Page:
ROBERT SIEGEL, HOST:
The presidential election is expected to be extremely close. And that has a lot of people nervous about what that could mean for the vote count, and whether it could drag on for days or even weeks.
As NPR's Pam Fessler reports, lawyers for the campaigns, the political parties, and state election offices are mobilizing just in case.
PAM FESSLER, BYLINE: Remember election night 2000 when we heard that seemingly once-in-a-lifetime news report?
UNIDENTIFIED MAN: What an utterly extraordinary day it's been. The last polls closed at nearly five hours ago but the United States of America still does not have a new president-elect. The vote in Florida is so evenly divided between...
FESSLER: Well, get ready. It could happen again.
JOHN HUSTED: We are preparing for the potential that it would be so close that we might not know what the results will be on election night.
FESSLER: And John Husted should know. He's Ohio's Secretary of State and could very likely be the man in the middle of any election night storm. Husted says one possibility is an automatic recount. Ohio law requires one if the vote margin between the candidates is a quarter of a percentage point or less, a real possibility. His office is working with local boards of elections on contingency plans.
HUSTED: To make sure that the rules are in place for how they're going to handle the security of the ballots; that everyone is well aware in advance what the rules are for a recount process.
FESSLER: He knows that if there is a recount the lawyers will have descended en masse on the Buckeye State; lawyers for Barack Obama and Mitt Romney, and anyone else with an interest in the outcome.
But a recount is only one of several possible delays if the election is really close. In Ohio, about 200,000 voters are expected to cast provisional ballots because they don't have ID or for other reasons. Those ballots can't even be counted until 10 days after Election Day. And then, says Ned Foley, an election law expert at Ohio State University, there's the routine canvas.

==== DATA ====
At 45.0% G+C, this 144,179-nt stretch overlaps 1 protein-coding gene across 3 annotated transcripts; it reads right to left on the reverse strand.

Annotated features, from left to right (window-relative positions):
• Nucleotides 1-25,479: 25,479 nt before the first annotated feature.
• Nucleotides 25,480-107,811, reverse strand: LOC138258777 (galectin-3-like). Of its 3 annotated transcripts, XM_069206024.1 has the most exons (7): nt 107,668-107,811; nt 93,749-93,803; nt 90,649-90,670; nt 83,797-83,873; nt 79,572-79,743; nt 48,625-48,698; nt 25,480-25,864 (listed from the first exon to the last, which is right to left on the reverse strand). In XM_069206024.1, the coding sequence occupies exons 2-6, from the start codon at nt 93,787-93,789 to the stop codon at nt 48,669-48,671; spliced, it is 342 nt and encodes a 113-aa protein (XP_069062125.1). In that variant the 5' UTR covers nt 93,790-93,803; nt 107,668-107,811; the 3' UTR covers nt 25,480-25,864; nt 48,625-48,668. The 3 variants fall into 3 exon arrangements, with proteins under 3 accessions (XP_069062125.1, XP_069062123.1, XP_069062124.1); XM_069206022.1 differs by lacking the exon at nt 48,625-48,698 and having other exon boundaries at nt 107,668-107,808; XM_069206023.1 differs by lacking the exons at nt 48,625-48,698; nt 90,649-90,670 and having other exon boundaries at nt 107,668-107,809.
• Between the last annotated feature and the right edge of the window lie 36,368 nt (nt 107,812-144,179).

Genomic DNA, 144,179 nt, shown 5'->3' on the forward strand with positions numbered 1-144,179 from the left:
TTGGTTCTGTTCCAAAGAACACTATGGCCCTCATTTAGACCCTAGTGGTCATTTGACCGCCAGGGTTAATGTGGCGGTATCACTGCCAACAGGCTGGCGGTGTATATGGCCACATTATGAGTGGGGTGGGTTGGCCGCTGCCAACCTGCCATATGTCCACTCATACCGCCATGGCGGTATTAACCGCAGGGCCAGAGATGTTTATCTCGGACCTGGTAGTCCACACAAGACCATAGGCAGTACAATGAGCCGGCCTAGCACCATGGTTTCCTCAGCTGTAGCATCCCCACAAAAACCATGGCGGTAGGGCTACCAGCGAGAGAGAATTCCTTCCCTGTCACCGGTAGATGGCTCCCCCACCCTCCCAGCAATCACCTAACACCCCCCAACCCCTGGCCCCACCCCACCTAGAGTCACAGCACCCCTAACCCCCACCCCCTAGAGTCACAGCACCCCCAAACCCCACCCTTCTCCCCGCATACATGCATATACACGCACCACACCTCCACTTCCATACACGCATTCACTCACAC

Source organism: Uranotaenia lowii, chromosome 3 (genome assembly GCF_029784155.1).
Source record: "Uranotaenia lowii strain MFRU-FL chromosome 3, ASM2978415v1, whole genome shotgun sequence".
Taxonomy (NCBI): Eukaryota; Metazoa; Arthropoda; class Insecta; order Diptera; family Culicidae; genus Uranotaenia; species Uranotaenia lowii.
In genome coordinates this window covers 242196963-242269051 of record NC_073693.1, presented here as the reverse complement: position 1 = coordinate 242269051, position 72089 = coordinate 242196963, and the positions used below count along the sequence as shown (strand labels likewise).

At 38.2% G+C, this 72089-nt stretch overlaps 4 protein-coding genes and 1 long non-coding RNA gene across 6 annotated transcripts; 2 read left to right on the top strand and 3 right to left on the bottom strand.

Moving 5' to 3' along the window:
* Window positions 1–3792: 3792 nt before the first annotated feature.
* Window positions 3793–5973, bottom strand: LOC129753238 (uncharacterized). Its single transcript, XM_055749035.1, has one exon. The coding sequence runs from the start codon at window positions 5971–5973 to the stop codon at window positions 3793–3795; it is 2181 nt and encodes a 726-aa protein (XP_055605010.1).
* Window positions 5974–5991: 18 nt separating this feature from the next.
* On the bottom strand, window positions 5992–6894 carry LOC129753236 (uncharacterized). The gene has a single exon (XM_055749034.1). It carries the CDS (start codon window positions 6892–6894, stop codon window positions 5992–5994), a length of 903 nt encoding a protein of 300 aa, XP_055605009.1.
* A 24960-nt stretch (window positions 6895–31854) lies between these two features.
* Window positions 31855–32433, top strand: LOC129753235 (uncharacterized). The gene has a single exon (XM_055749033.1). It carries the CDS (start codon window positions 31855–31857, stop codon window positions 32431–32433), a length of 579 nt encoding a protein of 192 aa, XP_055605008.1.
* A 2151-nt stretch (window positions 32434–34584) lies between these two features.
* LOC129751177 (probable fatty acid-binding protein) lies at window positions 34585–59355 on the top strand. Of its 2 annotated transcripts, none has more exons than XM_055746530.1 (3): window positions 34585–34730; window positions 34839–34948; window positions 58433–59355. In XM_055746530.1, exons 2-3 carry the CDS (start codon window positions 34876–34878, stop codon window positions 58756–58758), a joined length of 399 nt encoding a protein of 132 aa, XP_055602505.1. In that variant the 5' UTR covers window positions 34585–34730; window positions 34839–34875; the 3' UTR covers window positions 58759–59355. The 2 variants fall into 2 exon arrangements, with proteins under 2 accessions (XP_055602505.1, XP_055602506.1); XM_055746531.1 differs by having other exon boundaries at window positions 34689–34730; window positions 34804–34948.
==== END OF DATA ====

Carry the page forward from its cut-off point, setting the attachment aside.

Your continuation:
NED FOLEY: Which is the announcement of the official count. And the statute says that localities have up to 10 days to do that, so that's a second 10 days that could take you to November 27th.
FESSLER: That's right, he said November 27th. And if that doesn't make you nervous...
FOLEY: And then the third phase is the recount. And the recount can't begin until the canvass is over.
FESSLER: Which means the tally for Ohio could easily go into December when the Electoral College meets to pick the president. And Foley says that's if the normal process is followed. Mix in some legal challenges and court-imposed deadlines, and who knows what will happen.
LARRY NORDEN: The big fights are always over ballots that have not yet been counted, so another issue is absentee ballots.
FESSLER: Larry Norden is with the Brennan Center for Justice in New York. He has a new report today, detailing just how different and complicated the vote counting rules are in crucial battleground states. He notes that absentee ballots are increasingly popular and unpredictable.
NORDEN: In states like Florida, North Carolina, Ohio, in 2008 we saw many thousands of rejected absentee ballots. So that is likely to be a subject of dispute in a very close election.
FESSLER: He says that absentee ballot can be rejected if, say, a voter signs it in the wrong place. Or if officials decide the signature doesn't match the one they have on record. Norden says similar issues can be raised with military and overseas ballots, which can also arrive and be counted days after November 6th, which is why he says...
NORDEN: It's the election administrator's prayer that we don't have close elections.
FESSLER: At least not close enough for any of this to matter. The presidential campaigns are hoping that's the case but are preparing for the worst. A Romney campaign aide, who spoke on background, says they have the resources they need for any potential dispute or recount. The Obama campaign also has teams of lawyers ready to go.
Publicly at least the campaigns are more optimistic. Both say they expect to win decisively on November 6th.
Pam Fessler, NPR News.
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